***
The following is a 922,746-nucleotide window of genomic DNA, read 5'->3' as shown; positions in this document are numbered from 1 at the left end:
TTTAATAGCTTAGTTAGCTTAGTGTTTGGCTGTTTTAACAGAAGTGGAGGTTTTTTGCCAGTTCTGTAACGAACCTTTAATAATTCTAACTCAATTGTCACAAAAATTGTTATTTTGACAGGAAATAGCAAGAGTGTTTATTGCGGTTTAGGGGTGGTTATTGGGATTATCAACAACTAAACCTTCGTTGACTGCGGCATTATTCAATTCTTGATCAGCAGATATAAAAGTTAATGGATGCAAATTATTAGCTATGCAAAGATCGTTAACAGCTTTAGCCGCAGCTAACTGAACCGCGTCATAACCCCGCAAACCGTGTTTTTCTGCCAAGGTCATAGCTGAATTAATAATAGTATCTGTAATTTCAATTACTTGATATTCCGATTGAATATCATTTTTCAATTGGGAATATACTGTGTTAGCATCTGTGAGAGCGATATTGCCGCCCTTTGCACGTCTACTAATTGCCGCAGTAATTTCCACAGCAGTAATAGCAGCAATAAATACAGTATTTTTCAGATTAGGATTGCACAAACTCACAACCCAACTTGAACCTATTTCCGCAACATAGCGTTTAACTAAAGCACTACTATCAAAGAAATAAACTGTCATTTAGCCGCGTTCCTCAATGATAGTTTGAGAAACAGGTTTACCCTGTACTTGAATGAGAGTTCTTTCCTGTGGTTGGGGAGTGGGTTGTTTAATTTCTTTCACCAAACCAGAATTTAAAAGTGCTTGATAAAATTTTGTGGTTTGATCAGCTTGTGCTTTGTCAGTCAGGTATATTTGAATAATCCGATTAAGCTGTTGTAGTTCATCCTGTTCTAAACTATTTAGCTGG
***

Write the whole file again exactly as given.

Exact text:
The following is a 922,746-nucleotide window of genomic DNA, read 5'->3' as shown; positions in this document are numbered from 1 at the left end:
TTTAATAGCTTAGTTAGCTTAGTGTTTGGCTGTTTTAACAGAAGTGGAGGTTTTTTGCCAGTTCTGTAACGAACCTTTAATAATTCTAACTCAATTGTCACAAAAATTGTTATTTTGACAGGAAATAGCAAGAGTGTTTATTGCGGTTTAGGGGTGGTTATTGGGATTATCAACAACTAAACCTTCGTTGACTGCGGCATTATTCAATTCTTGATCAGCAGATATAAAAGTTAATGGATGCAAATTATTAGCTATGCAAAGATCGTTAACAGCTTTAGCCGCAGCTAACTGAACCGCGTCATAACCCCGCAAACCGTGTTTTTCTGCCAAGGTCATAGCTGAATTAATAATAGTATCTGTAATTTCAATTACTTGATATTCCGATTGAATATCATTTTTCAATTGGGAATATACTGTGTTAGCATCTGTGAGAGCGATATTGCCGCCCTTTGCACGTCTACTAATTGCCGCAGTAATTTCCACAGCAGTAATAGCAGCAATAAATACAGTATTTTTCAGATTAGGATTGCACAAACTCACAACCCAACTTGAACCTATTTCCGCAACATAGCGTTTAACTAAAGCACTACTATCAAAGAAATAAACTGTCATTTAGCCGCGTTCCTCAATGATAGTTTGAGAAACAGGTTTACCCTGTACTTGAATGAGAGTTCTTTCCTGTGGTTGGGGAGTGGGTTGTTTAATTTCTTTCACCAAACCAGAATTTAAAAGTGCTTGATAAAATTTTGTGGTTTGATCAGCTTGTGCTTTGTCAGTCAGGTATATTTGAATAATCCGATTAAGCTGTTGTAGTTCATCCTGTTCTAAACTATTTAGCTGG